My wife, a CEO of a London based media charity, has two party piece songs inherited from her father, a Dublin man who emigrated to Manchester. His favourite songs were ‘The Dublin Saunter’ and ‘The Men Behind the Wire’. The first is a sweet, sentimental ode to a Dublin of yesteryear, the second a feisty Irish rebel song, released in 1971 in protest at British army raids and the internment without trial of hundreds of nationalists and civil rights activists in the north of Ireland. The song starts “Armoured cars and tanks and guns came to take away our sons. But every man must stand behind, the men behind the wire.”
My wife doesn’t reserve her party pieces for Irish friends. She has been singing them (badly) to her English middle class colleagues at any drinks party which turns into a sing song. We talked about this last week as the Irish media went into full-on outrage mode after some young people were filmed singing pro-IRA chants at a Wolfe Tones concert attended by 10,000 in Falls Park at the finale of the West Belfast Feile. While the Wolfe Tones set is almost all rebel songs, the one that caused most offense was the Celtic Symphony which is accompanied by an audience line of “Ooh, ah, up the RA” by way of a chorus.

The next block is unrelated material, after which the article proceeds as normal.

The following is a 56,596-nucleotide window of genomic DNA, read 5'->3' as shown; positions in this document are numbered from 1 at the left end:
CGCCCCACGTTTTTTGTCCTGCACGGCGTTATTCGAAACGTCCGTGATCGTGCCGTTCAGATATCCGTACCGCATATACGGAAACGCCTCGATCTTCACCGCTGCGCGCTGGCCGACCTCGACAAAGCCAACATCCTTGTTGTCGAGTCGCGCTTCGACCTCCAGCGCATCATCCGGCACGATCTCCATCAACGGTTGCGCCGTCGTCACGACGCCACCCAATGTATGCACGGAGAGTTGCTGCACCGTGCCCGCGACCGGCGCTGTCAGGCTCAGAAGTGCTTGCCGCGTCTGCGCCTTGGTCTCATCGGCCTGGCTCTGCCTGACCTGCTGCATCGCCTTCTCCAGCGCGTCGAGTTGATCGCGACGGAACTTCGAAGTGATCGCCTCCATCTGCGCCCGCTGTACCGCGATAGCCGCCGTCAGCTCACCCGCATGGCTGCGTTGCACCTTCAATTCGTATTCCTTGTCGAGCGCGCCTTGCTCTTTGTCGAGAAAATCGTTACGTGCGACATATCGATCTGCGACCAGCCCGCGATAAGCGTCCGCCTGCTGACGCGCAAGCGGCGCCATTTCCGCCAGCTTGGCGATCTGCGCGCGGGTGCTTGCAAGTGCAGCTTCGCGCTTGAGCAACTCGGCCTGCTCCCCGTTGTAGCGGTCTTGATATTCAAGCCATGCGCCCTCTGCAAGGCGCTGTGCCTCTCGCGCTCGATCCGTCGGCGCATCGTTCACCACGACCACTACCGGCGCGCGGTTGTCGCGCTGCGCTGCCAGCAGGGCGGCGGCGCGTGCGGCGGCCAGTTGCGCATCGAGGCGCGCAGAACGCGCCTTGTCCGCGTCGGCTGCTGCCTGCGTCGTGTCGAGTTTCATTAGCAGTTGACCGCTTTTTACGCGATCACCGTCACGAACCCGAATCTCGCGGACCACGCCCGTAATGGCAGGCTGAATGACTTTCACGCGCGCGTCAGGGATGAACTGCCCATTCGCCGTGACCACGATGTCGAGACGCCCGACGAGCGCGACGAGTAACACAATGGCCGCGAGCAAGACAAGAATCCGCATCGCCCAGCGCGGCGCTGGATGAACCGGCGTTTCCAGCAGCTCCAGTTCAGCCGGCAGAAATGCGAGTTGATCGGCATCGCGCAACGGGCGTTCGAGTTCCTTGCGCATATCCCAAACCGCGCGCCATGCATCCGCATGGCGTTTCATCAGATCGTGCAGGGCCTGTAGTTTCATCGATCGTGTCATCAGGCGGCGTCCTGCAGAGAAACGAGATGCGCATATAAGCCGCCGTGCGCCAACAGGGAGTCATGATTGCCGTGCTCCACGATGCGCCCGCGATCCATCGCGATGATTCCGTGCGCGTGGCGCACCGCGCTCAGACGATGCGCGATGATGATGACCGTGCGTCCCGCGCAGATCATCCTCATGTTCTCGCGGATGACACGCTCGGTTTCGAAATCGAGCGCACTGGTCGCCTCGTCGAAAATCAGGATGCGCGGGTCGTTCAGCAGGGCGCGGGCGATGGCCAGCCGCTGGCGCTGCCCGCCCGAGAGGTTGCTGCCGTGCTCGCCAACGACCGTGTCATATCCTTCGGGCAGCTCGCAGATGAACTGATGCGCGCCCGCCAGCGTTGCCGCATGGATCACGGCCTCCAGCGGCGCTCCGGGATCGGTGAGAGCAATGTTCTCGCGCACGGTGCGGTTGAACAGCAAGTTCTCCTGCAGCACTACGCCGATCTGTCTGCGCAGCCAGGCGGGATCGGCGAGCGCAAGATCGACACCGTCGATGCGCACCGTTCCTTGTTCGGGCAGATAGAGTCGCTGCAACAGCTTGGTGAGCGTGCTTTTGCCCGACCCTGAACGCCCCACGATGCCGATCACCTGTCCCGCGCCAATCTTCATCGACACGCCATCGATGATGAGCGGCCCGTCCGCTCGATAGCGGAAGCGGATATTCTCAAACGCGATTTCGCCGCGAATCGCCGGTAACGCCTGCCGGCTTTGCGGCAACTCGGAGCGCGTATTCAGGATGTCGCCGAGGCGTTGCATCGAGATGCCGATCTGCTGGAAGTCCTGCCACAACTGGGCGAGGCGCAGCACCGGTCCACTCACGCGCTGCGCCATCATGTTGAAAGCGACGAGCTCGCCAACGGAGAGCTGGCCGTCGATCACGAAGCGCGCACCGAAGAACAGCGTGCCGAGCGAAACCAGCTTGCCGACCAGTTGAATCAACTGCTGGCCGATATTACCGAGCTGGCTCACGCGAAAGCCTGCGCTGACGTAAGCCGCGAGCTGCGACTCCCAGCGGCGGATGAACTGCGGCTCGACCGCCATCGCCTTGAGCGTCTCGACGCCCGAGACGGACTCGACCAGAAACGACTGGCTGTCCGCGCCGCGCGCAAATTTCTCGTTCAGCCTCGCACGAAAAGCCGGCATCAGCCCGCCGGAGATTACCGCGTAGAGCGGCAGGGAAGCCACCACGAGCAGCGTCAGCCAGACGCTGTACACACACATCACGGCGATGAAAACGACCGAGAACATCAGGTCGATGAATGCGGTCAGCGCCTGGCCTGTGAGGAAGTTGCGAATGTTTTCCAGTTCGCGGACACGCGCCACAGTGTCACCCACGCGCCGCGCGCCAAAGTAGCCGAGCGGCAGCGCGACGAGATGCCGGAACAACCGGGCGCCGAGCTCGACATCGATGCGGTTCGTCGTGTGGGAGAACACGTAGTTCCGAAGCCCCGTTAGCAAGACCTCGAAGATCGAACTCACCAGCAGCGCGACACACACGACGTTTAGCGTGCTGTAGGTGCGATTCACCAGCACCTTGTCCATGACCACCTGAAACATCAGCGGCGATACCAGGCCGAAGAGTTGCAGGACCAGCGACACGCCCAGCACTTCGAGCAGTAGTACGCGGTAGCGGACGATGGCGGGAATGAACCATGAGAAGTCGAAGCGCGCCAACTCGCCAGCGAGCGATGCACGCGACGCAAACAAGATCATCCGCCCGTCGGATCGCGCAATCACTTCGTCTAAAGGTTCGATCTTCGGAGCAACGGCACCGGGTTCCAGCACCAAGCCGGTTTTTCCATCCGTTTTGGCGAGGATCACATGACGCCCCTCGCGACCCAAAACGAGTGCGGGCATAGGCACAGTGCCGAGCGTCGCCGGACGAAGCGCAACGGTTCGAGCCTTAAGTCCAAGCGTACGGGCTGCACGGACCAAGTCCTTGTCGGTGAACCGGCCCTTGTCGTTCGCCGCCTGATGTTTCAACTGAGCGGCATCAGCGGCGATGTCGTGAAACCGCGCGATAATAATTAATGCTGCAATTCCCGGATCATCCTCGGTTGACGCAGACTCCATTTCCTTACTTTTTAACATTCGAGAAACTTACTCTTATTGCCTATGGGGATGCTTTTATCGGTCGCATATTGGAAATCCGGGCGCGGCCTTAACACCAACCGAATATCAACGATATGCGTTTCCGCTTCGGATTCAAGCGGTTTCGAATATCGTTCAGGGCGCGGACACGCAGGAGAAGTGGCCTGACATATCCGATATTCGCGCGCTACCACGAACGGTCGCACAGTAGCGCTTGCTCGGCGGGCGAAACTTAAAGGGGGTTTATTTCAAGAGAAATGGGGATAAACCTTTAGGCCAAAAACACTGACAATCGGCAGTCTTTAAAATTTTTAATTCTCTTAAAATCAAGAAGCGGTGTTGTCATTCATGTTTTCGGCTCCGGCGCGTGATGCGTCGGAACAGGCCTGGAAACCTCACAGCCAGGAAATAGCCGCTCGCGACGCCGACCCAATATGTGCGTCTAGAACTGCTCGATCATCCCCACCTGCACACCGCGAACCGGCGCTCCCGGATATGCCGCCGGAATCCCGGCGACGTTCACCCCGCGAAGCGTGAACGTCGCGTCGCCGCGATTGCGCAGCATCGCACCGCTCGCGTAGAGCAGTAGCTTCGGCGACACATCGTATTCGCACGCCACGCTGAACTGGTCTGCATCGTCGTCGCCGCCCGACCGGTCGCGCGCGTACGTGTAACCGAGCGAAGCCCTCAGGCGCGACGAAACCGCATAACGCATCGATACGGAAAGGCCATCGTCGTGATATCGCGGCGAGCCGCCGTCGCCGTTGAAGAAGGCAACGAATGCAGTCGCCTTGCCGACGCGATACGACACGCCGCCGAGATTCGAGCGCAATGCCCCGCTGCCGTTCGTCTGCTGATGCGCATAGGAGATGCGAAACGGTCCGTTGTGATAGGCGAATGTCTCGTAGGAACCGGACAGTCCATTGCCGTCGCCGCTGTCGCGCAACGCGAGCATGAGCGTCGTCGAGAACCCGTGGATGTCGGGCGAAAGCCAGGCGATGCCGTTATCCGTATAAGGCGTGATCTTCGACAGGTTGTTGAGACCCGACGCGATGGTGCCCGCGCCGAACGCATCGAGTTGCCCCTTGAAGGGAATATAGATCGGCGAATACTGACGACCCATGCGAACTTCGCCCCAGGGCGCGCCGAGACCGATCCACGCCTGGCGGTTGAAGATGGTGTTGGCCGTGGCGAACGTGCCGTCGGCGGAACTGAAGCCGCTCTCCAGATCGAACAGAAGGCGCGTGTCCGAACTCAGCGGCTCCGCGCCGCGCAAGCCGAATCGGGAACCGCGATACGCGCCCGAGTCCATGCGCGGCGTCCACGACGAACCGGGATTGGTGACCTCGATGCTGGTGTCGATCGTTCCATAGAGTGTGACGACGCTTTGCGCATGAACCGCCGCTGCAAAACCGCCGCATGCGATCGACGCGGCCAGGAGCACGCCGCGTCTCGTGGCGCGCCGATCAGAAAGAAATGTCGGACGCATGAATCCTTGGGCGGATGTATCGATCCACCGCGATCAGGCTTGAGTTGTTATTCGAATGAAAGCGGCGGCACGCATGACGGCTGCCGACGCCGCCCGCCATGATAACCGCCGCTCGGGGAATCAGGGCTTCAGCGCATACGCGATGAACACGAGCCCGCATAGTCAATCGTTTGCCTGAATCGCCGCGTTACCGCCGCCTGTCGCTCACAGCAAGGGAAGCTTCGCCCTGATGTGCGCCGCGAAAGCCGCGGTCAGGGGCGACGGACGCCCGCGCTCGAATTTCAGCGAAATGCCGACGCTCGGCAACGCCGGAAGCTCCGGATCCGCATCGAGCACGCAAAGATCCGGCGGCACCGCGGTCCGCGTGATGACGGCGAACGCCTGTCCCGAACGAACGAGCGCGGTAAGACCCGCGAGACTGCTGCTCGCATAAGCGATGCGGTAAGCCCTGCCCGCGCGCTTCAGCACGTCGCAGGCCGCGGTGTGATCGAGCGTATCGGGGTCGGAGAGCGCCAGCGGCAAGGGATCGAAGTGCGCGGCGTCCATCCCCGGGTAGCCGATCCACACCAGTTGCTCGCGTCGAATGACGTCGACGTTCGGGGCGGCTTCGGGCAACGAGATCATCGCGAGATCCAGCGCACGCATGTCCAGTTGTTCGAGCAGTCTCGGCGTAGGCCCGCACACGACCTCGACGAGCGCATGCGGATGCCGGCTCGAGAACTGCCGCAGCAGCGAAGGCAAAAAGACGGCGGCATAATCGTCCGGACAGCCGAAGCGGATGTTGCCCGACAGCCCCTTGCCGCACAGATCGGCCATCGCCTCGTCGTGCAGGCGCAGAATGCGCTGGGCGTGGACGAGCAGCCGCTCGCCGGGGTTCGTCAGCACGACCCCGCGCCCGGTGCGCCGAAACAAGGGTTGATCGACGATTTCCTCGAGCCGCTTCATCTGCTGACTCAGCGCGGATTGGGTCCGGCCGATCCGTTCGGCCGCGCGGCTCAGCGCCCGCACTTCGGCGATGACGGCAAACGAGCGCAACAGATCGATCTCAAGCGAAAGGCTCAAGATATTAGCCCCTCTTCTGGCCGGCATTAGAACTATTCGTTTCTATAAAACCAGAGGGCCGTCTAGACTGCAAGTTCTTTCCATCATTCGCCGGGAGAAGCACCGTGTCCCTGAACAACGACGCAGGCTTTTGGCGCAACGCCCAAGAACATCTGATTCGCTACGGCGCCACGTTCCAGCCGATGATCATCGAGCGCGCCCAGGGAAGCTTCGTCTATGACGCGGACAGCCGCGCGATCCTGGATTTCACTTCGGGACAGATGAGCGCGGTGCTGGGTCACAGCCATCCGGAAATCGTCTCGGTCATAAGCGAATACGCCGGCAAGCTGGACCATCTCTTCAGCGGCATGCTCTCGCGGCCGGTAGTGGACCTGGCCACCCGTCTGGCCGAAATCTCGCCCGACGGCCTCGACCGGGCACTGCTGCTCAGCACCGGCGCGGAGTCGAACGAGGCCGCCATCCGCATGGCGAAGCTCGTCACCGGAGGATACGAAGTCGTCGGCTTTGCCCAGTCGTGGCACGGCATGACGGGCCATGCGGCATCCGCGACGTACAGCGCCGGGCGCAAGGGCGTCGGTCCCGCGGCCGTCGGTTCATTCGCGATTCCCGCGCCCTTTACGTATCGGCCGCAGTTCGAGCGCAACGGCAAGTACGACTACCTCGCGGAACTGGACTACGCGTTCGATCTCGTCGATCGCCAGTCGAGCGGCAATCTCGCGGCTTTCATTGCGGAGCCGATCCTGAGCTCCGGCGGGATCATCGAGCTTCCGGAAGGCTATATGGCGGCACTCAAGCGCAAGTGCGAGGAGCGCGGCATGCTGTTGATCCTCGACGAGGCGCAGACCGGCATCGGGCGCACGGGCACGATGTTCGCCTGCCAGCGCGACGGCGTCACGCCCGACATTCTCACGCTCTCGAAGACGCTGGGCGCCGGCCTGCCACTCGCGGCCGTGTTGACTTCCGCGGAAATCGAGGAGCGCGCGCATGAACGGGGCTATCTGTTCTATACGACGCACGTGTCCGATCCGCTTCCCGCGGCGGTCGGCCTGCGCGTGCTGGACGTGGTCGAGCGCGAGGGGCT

Emma Little-Pengelly, DUP MLA, branded the concert a “hate fest” and called on all organisations who provide funding and sponsorship for Feile to voice their position on pro-IRA chants, adding “Public money cannot be used to fund an event which year after year spends hours glorifying the terrorism of the PIRA…”